Unfractionated heparin at 5000 U three times a day continues to be proposed as ‘non-inferior’ to enoxaparin in part due to a trial that concluded the two medication may have similar VTE rates.12 This trial was underpowered to demonstrate the actual difference in the VTE rate as it predicted a VTE rate of 44% for unfractionated heparin and 31% for enoxaparin instead of the observed rate of 8.2% for unfractionated heparin and 5.1% for enoxaparin (p=0.2).8 12 In addition, the trial was not powered to detect a difference in the rate of PE or HIT, both of which impact the complication rate and healthcare costs.8 10 More recently, enoxaparin 30 mg two times per day was established as superior to unfractionated heparin 5000 U three times a day at reducing VTE.8 10 11
The optimal dose for many patients in this study was 40 mg two times per day. At our institution, all trauma patients are started on enoxaparin 40 mg two times per day unless one or more of the following exclusions apply: TBI, spinal cord injury, suspicion for ongoing bleeding, evidence of acute or chronic kidney disease, or 65 years of age or older. Our data demonstrate that the majority of patients with TBI require enoxaparin 40 mg two times per day or higher. The decision to initiate patients with TBI with enoxaparin 40 mg two times per day, in an effort to minimize the time to achieve adequate thromboprophylaxis, will require further investigation. Customized dosing using the patient’s creatinine dosing may result in better optimized initial enoxaparin dosing.34 35
This study was limited by its small size and lack of randomization. At times, disagreement occurred between the trauma and neurosurgical services regarding appropriate pharmacological prophylaxis for patients with TBI. This study could not capture the reasons for missed enoxaparin doses. As noted, the two cohorts were not similar with regard to injury severity so the higher VTE rate in patients with TBI could be attributable to reasons other than delayed or inadequate pharmacological prophylaxis. Importantly, the objective of this article was to characterize the delay until an adequate dose of enoxaparin was received in patients with and without brain trauma and not to compare the VTE rates between these cohorts. Despite these limitations, we demonstrated that unfractionated heparin and low enoxaparin doses could be reasons for higher VTE rates in patients with TBI. Although the Brain Trauma Foundation established that there is insufficient evidence to support recommendations regarding the preferred agent, dose, or timing of pharmacological prophylaxis, these recommendations may be outdated.36 Partly due to the findings of this study, we have collaborated with our neurointensivist and neurosurgical colleagues at our institution to implement earlier initiation of enoxaparin.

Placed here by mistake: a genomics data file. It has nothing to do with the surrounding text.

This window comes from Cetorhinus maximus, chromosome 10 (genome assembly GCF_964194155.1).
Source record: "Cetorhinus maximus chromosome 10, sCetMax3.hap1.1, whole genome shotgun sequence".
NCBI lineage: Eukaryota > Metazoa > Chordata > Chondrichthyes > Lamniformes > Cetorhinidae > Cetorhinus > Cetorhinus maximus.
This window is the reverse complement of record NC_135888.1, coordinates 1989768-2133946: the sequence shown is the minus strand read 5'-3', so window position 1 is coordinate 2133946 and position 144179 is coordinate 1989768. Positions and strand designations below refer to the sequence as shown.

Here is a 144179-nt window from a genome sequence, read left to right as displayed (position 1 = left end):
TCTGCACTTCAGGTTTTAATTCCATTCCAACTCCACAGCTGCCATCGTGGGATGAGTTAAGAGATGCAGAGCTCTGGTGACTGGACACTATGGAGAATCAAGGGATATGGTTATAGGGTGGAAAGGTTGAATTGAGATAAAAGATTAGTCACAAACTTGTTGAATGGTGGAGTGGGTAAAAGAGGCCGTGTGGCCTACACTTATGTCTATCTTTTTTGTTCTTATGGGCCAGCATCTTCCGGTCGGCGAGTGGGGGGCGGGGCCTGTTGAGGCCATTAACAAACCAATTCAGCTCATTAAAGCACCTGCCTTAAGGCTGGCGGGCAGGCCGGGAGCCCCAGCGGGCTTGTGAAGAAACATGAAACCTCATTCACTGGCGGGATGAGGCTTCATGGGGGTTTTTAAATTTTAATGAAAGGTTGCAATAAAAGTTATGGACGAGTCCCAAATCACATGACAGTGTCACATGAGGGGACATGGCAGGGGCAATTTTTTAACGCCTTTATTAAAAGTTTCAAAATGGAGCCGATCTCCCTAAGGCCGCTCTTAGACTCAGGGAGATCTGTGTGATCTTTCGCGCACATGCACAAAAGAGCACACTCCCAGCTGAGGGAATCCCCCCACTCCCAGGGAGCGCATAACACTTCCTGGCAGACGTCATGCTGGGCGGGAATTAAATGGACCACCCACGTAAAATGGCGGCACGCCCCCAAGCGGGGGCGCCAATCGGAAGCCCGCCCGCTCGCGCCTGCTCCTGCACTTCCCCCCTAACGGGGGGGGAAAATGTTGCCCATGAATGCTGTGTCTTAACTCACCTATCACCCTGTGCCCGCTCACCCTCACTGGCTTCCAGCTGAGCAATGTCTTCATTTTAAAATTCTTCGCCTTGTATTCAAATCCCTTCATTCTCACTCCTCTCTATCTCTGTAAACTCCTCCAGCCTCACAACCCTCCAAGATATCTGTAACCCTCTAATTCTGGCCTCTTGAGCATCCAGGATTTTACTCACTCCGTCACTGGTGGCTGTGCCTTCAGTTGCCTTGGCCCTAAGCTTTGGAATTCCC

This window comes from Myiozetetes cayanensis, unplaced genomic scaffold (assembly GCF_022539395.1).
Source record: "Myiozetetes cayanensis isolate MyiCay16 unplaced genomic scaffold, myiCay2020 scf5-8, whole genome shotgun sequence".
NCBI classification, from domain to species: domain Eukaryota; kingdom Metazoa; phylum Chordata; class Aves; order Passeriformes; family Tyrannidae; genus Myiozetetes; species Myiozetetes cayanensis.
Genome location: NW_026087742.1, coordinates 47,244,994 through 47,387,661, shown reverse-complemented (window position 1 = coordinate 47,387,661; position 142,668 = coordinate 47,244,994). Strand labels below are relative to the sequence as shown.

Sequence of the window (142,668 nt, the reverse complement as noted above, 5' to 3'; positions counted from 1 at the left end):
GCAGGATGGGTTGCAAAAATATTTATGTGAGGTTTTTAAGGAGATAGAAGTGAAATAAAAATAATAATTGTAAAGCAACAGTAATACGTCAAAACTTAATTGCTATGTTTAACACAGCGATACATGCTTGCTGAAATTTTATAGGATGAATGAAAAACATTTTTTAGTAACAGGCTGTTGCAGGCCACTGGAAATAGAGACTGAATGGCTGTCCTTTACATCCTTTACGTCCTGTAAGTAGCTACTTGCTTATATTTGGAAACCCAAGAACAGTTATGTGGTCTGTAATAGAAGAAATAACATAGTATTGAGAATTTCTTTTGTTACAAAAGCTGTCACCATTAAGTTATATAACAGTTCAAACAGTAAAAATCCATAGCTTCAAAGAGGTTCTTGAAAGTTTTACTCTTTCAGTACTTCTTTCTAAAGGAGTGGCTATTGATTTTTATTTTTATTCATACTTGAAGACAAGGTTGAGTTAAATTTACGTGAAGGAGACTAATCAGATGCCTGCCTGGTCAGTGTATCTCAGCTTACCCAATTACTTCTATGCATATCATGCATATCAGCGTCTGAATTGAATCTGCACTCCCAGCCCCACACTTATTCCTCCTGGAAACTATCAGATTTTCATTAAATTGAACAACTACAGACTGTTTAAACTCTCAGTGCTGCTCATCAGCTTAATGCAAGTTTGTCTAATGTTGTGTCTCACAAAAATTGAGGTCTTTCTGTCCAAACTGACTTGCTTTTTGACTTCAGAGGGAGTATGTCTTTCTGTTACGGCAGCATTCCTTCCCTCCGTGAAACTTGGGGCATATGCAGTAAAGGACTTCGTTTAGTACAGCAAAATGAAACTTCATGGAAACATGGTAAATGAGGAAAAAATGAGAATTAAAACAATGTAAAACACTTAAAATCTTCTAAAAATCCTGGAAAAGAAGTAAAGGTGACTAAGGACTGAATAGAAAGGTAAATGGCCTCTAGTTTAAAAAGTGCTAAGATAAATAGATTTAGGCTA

In conclusion, based on anti-Xa levels 11 days after admission were required before patients with TBI received an adequate enoxaparin dose for pharmacological prophylaxis due to delays in its initiation and because unfractionated heparin was frequently used as an intermediate agent. The median enoxaparin dose required to reach target anti-Xa levels for both patients with TBI and patients without TBI was 40 mg two times per day. The early administration of enoxaparin titrated by anti-Xa trough levels should be strongly considered for patients with TBI. A prospective randomized clinical trial with a larger TBI cohort is recommended to improve VTE prophylaxis for this population.
Data availability statement
Data may be obtained from a third party and are not publicly available.
This study was approved by the Cedars-Sinai Medical Center Institutional Review Board with the requirement for informed consent formally waived.
We thank the Cedars-Sinai Medical Center and Trauma Registry for their support in this project.
Contributors Study conception and design: NKD and EJL; acquisition of data: NKD, GC, and RM; analysis and interpretation of data: NKD, YMH, NB, and FY; drafting of article: NKD,YMH, GC, EJL; critical revision: NB, FY, and RM.
Funding The authors have not declared a specific grant for this research from any funding agency in the public, commercial or not-for-profit sectors.
Competing interests None declared.
Provenance and peer review Not commissioned; externally peer reviewed.